A new study by the U.S. Food and Drug Administration (FDA) has confirmed that six active ingredients found in sunscreen products can be detected from a user’s blood with just one use, a follow-up to a pilot study released last year. But experts unrelated to the new study say people continue to use sunscreen because there is no evidence that the findings suggest a negative impact on health.
Last year, the FDA published the results of a small pilot study that found that regular use of several common sunscreens can lead to the detection of four key sunscreen chemicals in the blood: avobenzone, oxybenzone, Octocrylene and ecamsule. At the time, the preliminary study was criticized for its small sample size and the high level of application of the test. The follow-up study expanded the sample size, tested a variety of active ingredients, and studied blood absorption with only one sunscreen.
The new study confirms the results of the first study, finding that six major active chemical components can be detected in blood samples after a single application. All six chemicals (avobenz, oxybenzone, Okolin, homosalate), salicylic acid (octisalate) and gininoxate were found to have concentrations greater than 0.5 ng / mL.
The 0.5 ng / mL threshold mentioned in the study was not determined because of inherent insecurity, but FDA researchers point to the reason for choosing that particular threshold: it was chosen because the risk of cancer from any unknown chemical was less than one in 100,000 below that dose.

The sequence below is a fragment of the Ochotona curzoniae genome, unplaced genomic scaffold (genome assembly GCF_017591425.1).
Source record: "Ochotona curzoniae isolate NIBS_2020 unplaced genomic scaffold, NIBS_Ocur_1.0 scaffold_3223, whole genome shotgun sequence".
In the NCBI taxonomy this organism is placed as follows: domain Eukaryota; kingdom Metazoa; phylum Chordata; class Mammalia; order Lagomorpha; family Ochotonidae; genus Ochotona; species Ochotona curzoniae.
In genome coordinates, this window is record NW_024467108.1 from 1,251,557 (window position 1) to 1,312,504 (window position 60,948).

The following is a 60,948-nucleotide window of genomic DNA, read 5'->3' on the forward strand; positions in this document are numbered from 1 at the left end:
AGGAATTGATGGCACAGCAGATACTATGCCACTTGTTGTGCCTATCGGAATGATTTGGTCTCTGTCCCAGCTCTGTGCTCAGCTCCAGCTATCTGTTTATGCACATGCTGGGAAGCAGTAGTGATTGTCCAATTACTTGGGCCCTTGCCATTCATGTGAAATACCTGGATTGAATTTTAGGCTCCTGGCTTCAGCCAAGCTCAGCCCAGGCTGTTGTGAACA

While these results are indeed worrying, experts strongly recommend that the public continue to use sunscreen if necessary, as it is fully recognized that UV exposure can cause cancer. The new study did not analyze this, or even assume that observed blood absorption levels may have any health effects.
Rob Chilcot, a toxicologist at the University of Hertfordshire, said the findings of the study were somewhat predictable because the skin was known to be not a solid barrier and could absorb chemicals from the surface. “This does not mean that the use of sunscreen products is unsafe, but that manufacturers need to have proper safety testing,” said Chilcott, who was not involved in the FDA study. “It should be emphasized that the use of sunscreen is good for your health and far outweighs the risk of not protecting your skin from excessive sun exposure. “
Antony Young of King’s College London echoed these views and confirmed that there was no clear evidence that the use of sunscreen had a negative mortality effect, but that there was clear evidence that UV exposure was dangerous. “Overall, there is growing evidence that sunscreen applied to the skin enters the circulatory system,” Young said in the new study. “The problem is that we don’t know what effect this has on health. From limited data, there is no evidence that long-term use of sunscreen has any effect on mortality. If used correctly, sunscreen is an excellent way to prevent short- and long-term adverse effects of solar UV radiation. There is no reason to change this. “
“…… Should clinicians continue to recommend the use of chemical sunscreen? Adewole Adamson, co-author of the new study, asked. “This is a pragmatic issue that affects the daily care of many people and is a critical clinical issue. In making an informed decision, clinicians must determine whether the benefits outweigh the potential risk of harm in a particular individual. Importantly, this balance may vary, depending on the characteristics of the sunscreen user (for example, for darker individuals and children) and may depend on the frequency and duration of use (e.g., daily use of vs intermittentuse; starting from infancy). “
Ultimately, it is not clear whether the blood absorption of these sunscreens is harmful to humans. Safety studies are not yet complete, and researchers believe chemical sunscreens should still form part of a broader UV safety program that also includes wearing protective clothing and simply avoiding intense sun exposure.
The new study is published in the Journal of the American Medical Association.